Dyspepsia and Peptic Ulcer Disease Flashcards Preview

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Flashcards in Dyspepsia and Peptic Ulcer Disease Deck (27)

Rome III criteria for dyspepsia

one of more of the following:
postprandial fullness, early satiety, epigastric pain/burning


Name some "alarm symptoms" for which upper GI endoscopy is indicated in the setting of new-onset dyspepsia

age older than 50 or risk factors for GI malignancy

-uninentional weightloss
-progressive dysphagia/odynophagia
- recurrent/persistent vomiting
-unexplained anemia; GI bleeding/hematemesis
-family hx of cancer; specifically upper GI
- jaundice
-hx of gastric surgery


Consideration for patients younger than age 50 without alarm symptoms in setting of dyspepsia

H pylori (IgG serology) (low cost and ease of collection)


h2 antagonists and proton pump inhibitors have what in common


h2 antagonists - block acid secretion pathway by blocking receptor
ppi - irreversibly inhibit H/K ATPase pump


Where are you most likely to see GI ulcers?

stomach and proximal duodenum
duodenal ulcers are the most common but gastric ulcers are more common in NSAID users


Risk factors for developing peptic ulcer disease (PUD)

NSAID/aspirin use, smoking, h pylori, alcohol, and family history of PUD


Classic symptoms of PUD

epigastric abdominal pain that is improved with eating or pain that develops a few hours AFTER eating
- gradual in onset, may present for weeks/months
- can have nighttime symptoms too


On physical what differentiates PUD from dyspepsia/GERD

Dyspepsia and GERD usually have unremarkable abdominal exams; PUD may have mild to moderate epigastric tenderness

may also positive FOBT (but not always, so negative doesn't rule out PUD)
will show signs of anemia if bleeding ulcer is significant


The presence of what organisms is associated with 5-7 times increased risk of development of PUD

h pylori


What tests can you run to evaluate for h pylori

serologic testing for hpylori antibodies (IgG, IgM)
stool antigen testing
urea breath testing
endoscopy with gastric mucousal biopsy (gold standard)


What is an inexpensive, non invasive, readily available way to test for h pylori

serologic testing

however, this can't distinguish between active and past infection; if you get one positive result, you'll be positive for the rest of your life


What is a test that you can do to evalute for eradication of hpylori post treatment

stool antigen (stop PPI treatment for at least 2 weeks before doing this test); good


Good way to test for active h pylori infection

urea breath testing (very expensive; reserve for patients with inconclusive stool antigen testing)


Why is endoscopy the gold standard and when to use it

it can visualize bacteria, ulcers, evaluate for presence of malignancy in esophagus, stomach, or duodenum;

only use when there is high suspicion for esophageal or gastric complcations of PUD or GERD rather than just hpylori


Serious complications of PUD

perforation, hemorrhage, or gastric outlet obstruction


Most common cause of death from PUD

Upper GI bleed (perforation or rebleeding), so most common indication for surgical intervention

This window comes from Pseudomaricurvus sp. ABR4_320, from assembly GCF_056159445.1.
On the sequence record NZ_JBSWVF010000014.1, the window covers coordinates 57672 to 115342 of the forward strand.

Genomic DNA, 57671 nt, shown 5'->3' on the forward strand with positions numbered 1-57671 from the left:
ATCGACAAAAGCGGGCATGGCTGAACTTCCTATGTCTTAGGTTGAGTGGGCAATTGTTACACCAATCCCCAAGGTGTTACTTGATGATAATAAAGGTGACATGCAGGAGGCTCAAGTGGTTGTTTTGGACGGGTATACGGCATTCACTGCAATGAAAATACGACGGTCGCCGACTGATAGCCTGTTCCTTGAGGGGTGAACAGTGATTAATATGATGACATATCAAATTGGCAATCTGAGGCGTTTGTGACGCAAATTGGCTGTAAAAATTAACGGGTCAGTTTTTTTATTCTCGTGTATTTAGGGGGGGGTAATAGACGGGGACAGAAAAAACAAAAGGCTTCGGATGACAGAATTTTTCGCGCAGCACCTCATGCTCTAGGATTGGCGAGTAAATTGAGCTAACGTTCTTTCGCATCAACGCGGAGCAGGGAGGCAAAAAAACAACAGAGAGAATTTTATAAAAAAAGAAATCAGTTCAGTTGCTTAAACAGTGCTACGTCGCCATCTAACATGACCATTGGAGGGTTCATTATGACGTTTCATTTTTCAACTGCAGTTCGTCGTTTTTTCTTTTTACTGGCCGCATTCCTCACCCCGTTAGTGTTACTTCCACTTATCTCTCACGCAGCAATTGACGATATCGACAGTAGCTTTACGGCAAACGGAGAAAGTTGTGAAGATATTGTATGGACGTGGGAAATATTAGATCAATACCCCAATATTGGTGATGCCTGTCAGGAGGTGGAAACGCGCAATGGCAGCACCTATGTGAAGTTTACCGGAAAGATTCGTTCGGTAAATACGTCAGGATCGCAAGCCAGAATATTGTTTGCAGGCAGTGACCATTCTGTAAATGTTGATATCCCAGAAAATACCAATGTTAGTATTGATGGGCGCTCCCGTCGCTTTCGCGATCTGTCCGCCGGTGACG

Symptoms and complications of chronic GERD

- heartburn and regurgitation on a monthly basis
- erosive esophagitis (but can have nonerosive GERD also; aka NERD)
- Barrett's esophagus -> esophageal adenocarcinoma
esp in smokers, alocohol and Caucasian men with chronic GERD)


Treatment for patients with Barrett's

lifelong PPI therapy and should undergo surveillance for developnent of esophageal adenocarcinoma


So a patient walks in with suspected PUD...what tests to run

- CBC for baseline HgB; repeated every 6-8 hours to monitor for bleed
- liver transaminases and amylase/lipase if biliary of panreatic disease suspected
- ECG to rule out ACS
- chest xray to rle out abdominal visceral perf (seen by free air under diaphragm)
- pregnancy test in all reproductive age women
-abominal U/S if chole is suspected


Patients under 50 with no alarm symptoms; how to evaluate and treat

"test and treat" for h pylori
if positive, initiate treatment and PPI


Treatment therapy options for h pylori

bismuth subsalicylate + metro + tetracycline
ranitidine bismuth + tetra cycline + clarithromycin/metro
omeprazole + clarithromycin + amox/metro

QUAD THERAPY (10-14 days)
omerpazole, bismuth, metronidazole, tetracycline


Approach to treating GERD

"test and treat" starts with lowest possible doe of H2 antagonist once daily to contorl symptoms then increasing frequency/potency to PPI if symptoms not adequately controlled


What lifestyle modifications can be done for GERD

avoid smoking, alcohol, spicy foods, citrus foods, fatty foods, large meals, fatty meals, chocoalte, peppermint,, eat at least 3-4 hours before lying down
can also elevate the head of bed and avoiding tight clothing

also avoid NSAIDS


In GERD patient's with no evidence of active infection, what and how long to treat

4-8 weeks of acid suppression; if symptoms resolve no further testing indicated


Risks of chronic acid suppression therapy

increased risk of CAP, C diff associated diarrhea, bone demineralization, decreased abs of Ca, Mg, Fe/ferritin


Patient's with alarm symptoms for PUD or GERD...

upper GI endoscopy to exclude complications of esophageal stricture, erosive, disease, or malignancy


Even though you're pretty sure it's upper GI bleeding and you've seen an ulcer, what should you always do in patients over 50 anyway?


there could be concomittant colon cancer